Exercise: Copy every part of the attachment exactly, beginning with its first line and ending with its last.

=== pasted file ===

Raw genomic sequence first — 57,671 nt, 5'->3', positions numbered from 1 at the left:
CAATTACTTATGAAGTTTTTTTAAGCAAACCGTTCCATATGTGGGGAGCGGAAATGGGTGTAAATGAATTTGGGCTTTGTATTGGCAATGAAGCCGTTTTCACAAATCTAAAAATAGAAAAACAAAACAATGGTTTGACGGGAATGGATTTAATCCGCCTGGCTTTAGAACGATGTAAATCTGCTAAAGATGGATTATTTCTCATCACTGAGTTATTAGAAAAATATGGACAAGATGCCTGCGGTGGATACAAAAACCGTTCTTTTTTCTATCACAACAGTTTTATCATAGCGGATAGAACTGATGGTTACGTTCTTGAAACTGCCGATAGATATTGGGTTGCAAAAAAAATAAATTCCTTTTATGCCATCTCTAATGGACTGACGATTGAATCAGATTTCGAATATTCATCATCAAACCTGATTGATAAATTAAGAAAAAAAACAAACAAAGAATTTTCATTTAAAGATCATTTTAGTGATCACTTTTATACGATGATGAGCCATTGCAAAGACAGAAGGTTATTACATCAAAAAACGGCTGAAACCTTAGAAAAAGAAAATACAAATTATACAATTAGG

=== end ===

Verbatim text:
Raw genomic sequence first — 57,671 nt, 5'->3', positions numbered from 1 at the left:
CAATTACTTATGAAGTTTTTTTAAGCAAACCGTTCCATATGTGGGGAGCGGAAATGGGTGTAAATGAATTTGGGCTTTGTATTGGCAATGAAGCCGTTTTCACAAATCTAAAAATAGAAAAACAAAACAATGGTTTGACGGGAATGGATTTAATCCGCCTGGCTTTAGAACGATGTAAATCTGCTAAAGATGGATTATTTCTCATCACTGAGTTATTAGAAAAATATGGACAAGATGCCTGCGGTGGATACAAAAACCGTTCTTTTTTCTATCACAACAGTTTTATCATAGCGGATAGAACTGATGGTTACGTTCTTGAAACTGCCGATAGATATTGGGTTGCAAAAAAAATAAATTCCTTTTATGCCATCTCTAATGGACTGACGATTGAATCAGATTTCGAATATTCATCATCAAACCTGATTGATAAATTAAGAAAAAAAACAAACAAAGAATTTTCATTTAAAGATCATTTTAGTGATCACTTTTATACGATGATGAGCCATTGCAAAGACAGAAGGTTATTACATCAAAAAACGGCTGAAACCTTAGAAAAAGAAAATACAAATTATACAATTAGG